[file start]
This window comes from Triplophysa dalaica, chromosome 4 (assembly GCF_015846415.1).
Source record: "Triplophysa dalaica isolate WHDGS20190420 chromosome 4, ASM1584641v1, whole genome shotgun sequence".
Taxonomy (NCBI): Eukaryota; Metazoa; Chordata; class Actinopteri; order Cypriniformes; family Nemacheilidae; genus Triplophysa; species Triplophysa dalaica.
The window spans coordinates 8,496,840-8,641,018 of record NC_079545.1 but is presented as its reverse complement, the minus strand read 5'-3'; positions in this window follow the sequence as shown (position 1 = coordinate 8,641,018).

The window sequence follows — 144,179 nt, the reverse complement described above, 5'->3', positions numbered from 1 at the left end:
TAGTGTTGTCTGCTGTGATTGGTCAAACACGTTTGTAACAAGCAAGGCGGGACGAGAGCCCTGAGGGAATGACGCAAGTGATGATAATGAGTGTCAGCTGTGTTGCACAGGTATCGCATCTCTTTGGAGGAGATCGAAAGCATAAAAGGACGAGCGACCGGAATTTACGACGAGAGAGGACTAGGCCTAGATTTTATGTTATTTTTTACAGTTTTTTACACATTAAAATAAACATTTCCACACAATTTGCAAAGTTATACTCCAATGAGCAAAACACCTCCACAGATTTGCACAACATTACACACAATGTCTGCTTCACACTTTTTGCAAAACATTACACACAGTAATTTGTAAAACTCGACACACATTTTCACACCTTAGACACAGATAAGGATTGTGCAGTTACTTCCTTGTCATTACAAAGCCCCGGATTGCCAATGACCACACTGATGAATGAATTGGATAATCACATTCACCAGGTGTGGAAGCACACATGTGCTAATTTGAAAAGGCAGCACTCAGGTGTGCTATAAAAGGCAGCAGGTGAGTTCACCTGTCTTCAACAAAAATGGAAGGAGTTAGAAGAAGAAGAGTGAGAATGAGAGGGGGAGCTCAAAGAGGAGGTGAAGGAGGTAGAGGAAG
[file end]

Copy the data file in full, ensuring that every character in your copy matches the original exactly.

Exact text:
This window comes from Triplophysa dalaica, chromosome 4 (assembly GCF_015846415.1).
Source record: "Triplophysa dalaica isolate WHDGS20190420 chromosome 4, ASM1584641v1, whole genome shotgun sequence".
Taxonomy (NCBI): Eukaryota; Metazoa; Chordata; class Actinopteri; order Cypriniformes; family Nemacheilidae; genus Triplophysa; species Triplophysa dalaica.
The window spans coordinates 8,496,840-8,641,018 of record NC_079545.1 but is presented as its reverse complement, the minus strand read 5'-3'; positions in this window follow the sequence as shown (position 1 = coordinate 8,641,018).

The window sequence follows — 144,179 nt, the reverse complement described above, 5'->3', positions numbered from 1 at the left end:
TAGTGTTGTCTGCTGTGATTGGTCAAACACGTTTGTAACAAGCAAGGCGGGACGAGAGCCCTGAGGGAATGACGCAAGTGATGATAATGAGTGTCAGCTGTGTTGCACAGGTATCGCATCTCTTTGGAGGAGATCGAAAGCATAAAAGGACGAGCGACCGGAATTTACGACGAGAGAGGACTAGGCCTAGATTTTATGTTATTTTTTACAGTTTTTTACACATTAAAATAAACATTTCCACACAATTTGCAAAGTTATACTCCAATGAGCAAAACACCTCCACAGATTTGCACAACATTACACACAATGTCTGCTTCACACTTTTTGCAAAACATTACACACAGTAATTTGTAAAACTCGACACACATTTTCACACCTTAGACACAGATAAGGATTGTGCAGTTACTTCCTTGTCATTACAAAGCCCCGGATTGCCAATGACCACACTGATGAATGAATTGGATAATCACATTCACCAGGTGTGGAAGCACACATGTGCTAATTTGAAAAGGCAGCACTCAGGTGTGCTATAAAAGGCAGCAGGTGAGTTCACCTGTCTTCAACAAAAATGGAAGGAGTTAGAAGAAGAAGAGTGAGAATGAGAGGGGGAGCTCAAAGAGGAGGTGAAGGAGGTAGAGGAAG